One of the things that impresses me about the Australian Indigenous Education Foundation is that, thus far, at least 50 per cent of the money they have spent has been privately raised. I hope that they continue to raise a very substantial sum from private sources. I think there are many Australians, individually and corporately, that want to support this cause. But if we are going to expect private philanthropy to continue to fund the education of so many promising Indigenous kids, I think it is only reasonable that the federal government provides at least 50 per cent of the funding on an ongoing basis—and I'm pleased that that is now happening.

I know that Indigenous politics can be just as difficult as politics everywhere, but I want to say that there are few people in this country who are more deserving of our admiration than Noel Pearson. I don't say Noel is always right, but he is always courageous. And he has been incredibly brave in trying to insist that his own people don't just lament the manifest injustices that have been done to them over the years but are also prepared to take responsibility for their future—'our right to take responsibility'. It thrills me that Indigenous leaders at a number of communities right around Australia, such as Ian Trust in the East Kimberley, have said to government, 'We are prepared to accept the debit card,' whereby 80 per cent of a person's welfare payments are, of necessity, spent on the things that are needed for life. I think any community that wants to embrace the debit card should find that the government is prepared to make that happen.

As is reasonably well known, I've spent quite a lot of time in remote Australia. I've tried to make it my business to spend at least a week a year in remote Australia—even as opposition leader, and even as Prime Minister, I tried to do so. Over the years, visiting remote schools has been a pretty dispiriting experience—but much less so now, I've got to say.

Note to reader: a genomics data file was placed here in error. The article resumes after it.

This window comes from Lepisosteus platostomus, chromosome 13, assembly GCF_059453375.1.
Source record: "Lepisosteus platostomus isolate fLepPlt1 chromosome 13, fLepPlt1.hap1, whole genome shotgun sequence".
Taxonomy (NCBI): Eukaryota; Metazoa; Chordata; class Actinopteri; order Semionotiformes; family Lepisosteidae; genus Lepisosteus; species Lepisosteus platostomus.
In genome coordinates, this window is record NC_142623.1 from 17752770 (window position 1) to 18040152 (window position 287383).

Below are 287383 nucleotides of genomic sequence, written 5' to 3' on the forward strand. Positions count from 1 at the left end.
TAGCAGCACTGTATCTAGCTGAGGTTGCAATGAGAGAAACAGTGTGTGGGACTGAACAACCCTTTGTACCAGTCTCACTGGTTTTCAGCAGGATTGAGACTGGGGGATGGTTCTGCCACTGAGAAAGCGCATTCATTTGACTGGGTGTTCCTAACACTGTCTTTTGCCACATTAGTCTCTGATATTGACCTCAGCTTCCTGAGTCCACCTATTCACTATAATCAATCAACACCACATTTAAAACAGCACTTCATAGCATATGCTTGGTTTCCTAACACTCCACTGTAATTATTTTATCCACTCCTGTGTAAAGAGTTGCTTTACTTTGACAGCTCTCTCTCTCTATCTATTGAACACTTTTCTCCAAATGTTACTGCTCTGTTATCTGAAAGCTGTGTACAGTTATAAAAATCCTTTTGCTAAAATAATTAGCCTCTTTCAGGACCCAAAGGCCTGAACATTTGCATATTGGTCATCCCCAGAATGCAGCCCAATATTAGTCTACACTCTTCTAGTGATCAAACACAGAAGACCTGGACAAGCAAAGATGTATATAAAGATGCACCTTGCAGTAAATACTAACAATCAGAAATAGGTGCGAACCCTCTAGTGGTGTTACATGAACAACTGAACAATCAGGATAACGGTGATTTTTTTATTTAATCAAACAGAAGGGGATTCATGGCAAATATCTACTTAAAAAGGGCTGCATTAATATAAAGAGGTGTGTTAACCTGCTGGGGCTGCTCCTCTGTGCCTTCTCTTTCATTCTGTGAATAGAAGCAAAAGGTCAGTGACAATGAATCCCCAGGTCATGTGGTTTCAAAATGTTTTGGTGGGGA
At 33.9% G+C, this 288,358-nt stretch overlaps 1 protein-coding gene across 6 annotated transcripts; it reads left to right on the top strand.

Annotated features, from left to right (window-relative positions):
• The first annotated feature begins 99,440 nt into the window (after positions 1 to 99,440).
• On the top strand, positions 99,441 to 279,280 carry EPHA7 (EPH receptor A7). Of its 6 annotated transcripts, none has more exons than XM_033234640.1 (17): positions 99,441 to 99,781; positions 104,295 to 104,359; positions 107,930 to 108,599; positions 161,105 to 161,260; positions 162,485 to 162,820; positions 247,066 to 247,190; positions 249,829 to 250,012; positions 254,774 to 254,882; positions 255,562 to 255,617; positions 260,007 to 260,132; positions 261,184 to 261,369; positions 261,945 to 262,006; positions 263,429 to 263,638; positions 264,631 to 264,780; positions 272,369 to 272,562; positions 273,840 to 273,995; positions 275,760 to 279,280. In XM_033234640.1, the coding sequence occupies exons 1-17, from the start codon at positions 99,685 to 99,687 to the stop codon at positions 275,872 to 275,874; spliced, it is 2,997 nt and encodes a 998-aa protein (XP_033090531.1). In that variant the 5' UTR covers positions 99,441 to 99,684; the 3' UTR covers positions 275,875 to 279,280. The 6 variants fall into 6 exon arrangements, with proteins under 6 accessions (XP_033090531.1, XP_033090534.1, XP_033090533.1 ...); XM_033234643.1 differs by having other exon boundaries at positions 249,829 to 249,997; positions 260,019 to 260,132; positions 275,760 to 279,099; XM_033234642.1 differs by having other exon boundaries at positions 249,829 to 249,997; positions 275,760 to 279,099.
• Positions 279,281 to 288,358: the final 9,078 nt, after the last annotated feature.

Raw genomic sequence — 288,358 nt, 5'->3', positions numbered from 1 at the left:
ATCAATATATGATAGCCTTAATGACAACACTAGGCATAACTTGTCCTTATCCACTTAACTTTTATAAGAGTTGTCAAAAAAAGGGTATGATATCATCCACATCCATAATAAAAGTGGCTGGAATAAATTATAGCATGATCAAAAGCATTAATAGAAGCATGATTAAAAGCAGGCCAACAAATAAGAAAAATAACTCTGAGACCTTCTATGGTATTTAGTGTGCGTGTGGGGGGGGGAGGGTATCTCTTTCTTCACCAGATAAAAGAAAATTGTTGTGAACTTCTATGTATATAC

I am very impressed with the progress that has been made and the efforts that governments of states and territories of both persuasions have been making to ensure that remote schools are getting better. Every remote school that I visited had a data board in the common room where every enrolled child's progress and attendance was being tracked. All of the remote schools that I visited were insisting upon a rigorous back-to-basics curriculum, and all of the state and territory education departments were doing what they could to try to ensure that they got much more continuity with teachers and principals.

So, while we have not closed so many of these important gaps, progress is being made. We should be encouraged, even while we urge ourselves on to more efforts in the future. Yes, I am certainly open to seeing new targets added. I would like to see crime reduced. I would like to see family dysfunction reduced, because then we would certainly reduce incarceration. Then we would certainly reduce child removal. But, in the end, in every community—remote, regional and urban—regardless of its ethnic composition, we want the kids to go to school, we want the adults to go to work and we want communities to be safe, because that is what happens in a decent community. We owe it to Aboriginal people to ensure that they, the First Australians, are also first-class citizens in the very best of countries. I think that the Prime Minister's Closing the Gap statement is a significant step towards that wonderful goal.